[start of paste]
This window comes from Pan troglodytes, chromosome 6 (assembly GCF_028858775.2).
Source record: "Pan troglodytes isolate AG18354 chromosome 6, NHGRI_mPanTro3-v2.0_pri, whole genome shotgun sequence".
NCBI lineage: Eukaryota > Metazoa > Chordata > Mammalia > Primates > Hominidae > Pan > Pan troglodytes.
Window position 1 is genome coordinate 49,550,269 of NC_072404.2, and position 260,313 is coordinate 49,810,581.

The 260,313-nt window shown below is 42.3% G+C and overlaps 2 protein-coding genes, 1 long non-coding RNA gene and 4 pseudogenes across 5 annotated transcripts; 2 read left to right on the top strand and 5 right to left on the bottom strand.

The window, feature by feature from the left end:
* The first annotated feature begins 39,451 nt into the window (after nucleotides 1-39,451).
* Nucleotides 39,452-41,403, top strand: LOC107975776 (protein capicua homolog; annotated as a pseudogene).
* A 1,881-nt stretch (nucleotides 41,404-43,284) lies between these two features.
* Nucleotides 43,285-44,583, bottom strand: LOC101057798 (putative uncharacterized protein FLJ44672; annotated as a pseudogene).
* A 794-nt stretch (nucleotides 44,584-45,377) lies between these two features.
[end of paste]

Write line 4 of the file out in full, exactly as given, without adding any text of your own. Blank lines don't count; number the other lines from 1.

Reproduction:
Window position 1 is genome coordinate 49,550,269 of NC_072404.2, and position 260,313 is coordinate 49,810,581.